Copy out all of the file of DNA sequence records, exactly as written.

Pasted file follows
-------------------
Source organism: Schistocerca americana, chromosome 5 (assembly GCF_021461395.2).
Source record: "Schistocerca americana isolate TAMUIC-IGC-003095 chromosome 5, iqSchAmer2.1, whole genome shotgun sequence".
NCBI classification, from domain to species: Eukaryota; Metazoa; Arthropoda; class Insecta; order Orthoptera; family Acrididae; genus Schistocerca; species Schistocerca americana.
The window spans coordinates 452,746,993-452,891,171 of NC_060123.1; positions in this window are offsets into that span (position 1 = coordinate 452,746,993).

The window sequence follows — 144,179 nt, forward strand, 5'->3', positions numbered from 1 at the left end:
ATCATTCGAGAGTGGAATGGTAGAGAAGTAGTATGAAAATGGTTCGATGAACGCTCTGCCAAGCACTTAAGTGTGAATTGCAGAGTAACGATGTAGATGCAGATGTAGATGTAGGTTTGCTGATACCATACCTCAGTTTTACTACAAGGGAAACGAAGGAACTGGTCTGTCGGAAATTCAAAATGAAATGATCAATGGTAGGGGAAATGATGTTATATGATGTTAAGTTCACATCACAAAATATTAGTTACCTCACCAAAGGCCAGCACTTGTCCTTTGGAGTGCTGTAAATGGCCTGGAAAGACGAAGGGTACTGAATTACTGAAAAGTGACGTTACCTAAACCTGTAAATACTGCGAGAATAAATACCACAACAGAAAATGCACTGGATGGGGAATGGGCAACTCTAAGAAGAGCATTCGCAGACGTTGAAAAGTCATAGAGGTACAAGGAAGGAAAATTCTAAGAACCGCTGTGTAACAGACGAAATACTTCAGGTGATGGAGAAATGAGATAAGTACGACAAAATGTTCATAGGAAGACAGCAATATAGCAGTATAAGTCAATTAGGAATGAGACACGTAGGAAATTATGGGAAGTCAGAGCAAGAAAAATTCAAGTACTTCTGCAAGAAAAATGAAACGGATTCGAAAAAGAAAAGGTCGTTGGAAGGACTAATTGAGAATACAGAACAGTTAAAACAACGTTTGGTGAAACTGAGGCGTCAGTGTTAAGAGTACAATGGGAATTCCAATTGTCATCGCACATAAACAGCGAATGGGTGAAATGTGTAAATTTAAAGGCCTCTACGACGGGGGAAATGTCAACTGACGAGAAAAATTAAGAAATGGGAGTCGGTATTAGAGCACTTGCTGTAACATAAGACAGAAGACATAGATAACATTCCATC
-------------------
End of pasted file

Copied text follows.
Source organism: Schistocerca americana, chromosome 5 (assembly GCF_021461395.2).
Source record: "Schistocerca americana isolate TAMUIC-IGC-003095 chromosome 5, iqSchAmer2.1, whole genome shotgun sequence".
NCBI classification, from domain to species: Eukaryota; Metazoa; Arthropoda; class Insecta; order Orthoptera; family Acrididae; genus Schistocerca; species Schistocerca americana.
The window spans coordinates 452,746,993-452,891,171 of NC_060123.1; positions in this window are offsets into that span (position 1 = coordinate 452,746,993).

The window sequence follows — 144,179 nt, forward strand, 5'->3', positions numbered from 1 at the left end:
ATCATTCGAGAGTGGAATGGTAGAGAAGTAGTATGAAAATGGTTCGATGAACGCTCTGCCAAGCACTTAAGTGTGAATTGCAGAGTAACGATGTAGATGCAGATGTAGATGTAGGTTTGCTGATACCATACCTCAGTTTTACTACAAGGGAAACGAAGGAACTGGTCTGTCGGAAATTCAAAATGAAATGATCAATGGTAGGGGAAATGATGTTATATGATGTTAAGTTCACATCACAAAATATTAGTTACCTCACCAAAGGCCAGCACTTGTCCTTTGGAGTGCTGTAAATGGCCTGGAAAGACGAAGGGTACTGAATTACTGAAAAGTGACGTTACCTAAACCTGTAAATACTGCGAGAATAAATACCACAACAGAAAATGCACTGGATGGGGAATGGGCAACTCTAAGAAGAGCATTCGCAGACGTTGAAAAGTCATAGAGGTACAAGGAAGGAAAATTCTAAGAACCGCTGTGTAACAGACGAAATACTTCAGGTGATGGAGAAATGAGATAAGTACGACAAAATGTTCATAGGAAGACAGCAATATAGCAGTATAAGTCAATTAGGAATGAGACACGTAGGAAATTATGGGAAGTCAGAGCAAGAAAAATTCAAGTACTTCTGCAAGAAAAATGAAACGGATTCGAAAAAGAAAAGGTCGTTGGAAGGACTAATTGAGAATACAGAACAGTTAAAACAACGTTTGGTGAAACTGAGGCGTCAGTGTTAAGAGTACAATGGGAATTCCAATTGTCATCGCACATAAACAGCGAATGGGTGAAATGTGTAAATTTAAAGGCCTCTACGACGGGGGAAATGTCAACTGACGAGAAAAATTAAGAAATGGGAGTCGGTATTAGAGCACTTGCTGTAACATAAGACAGAAGACATAGATAACATTCCATC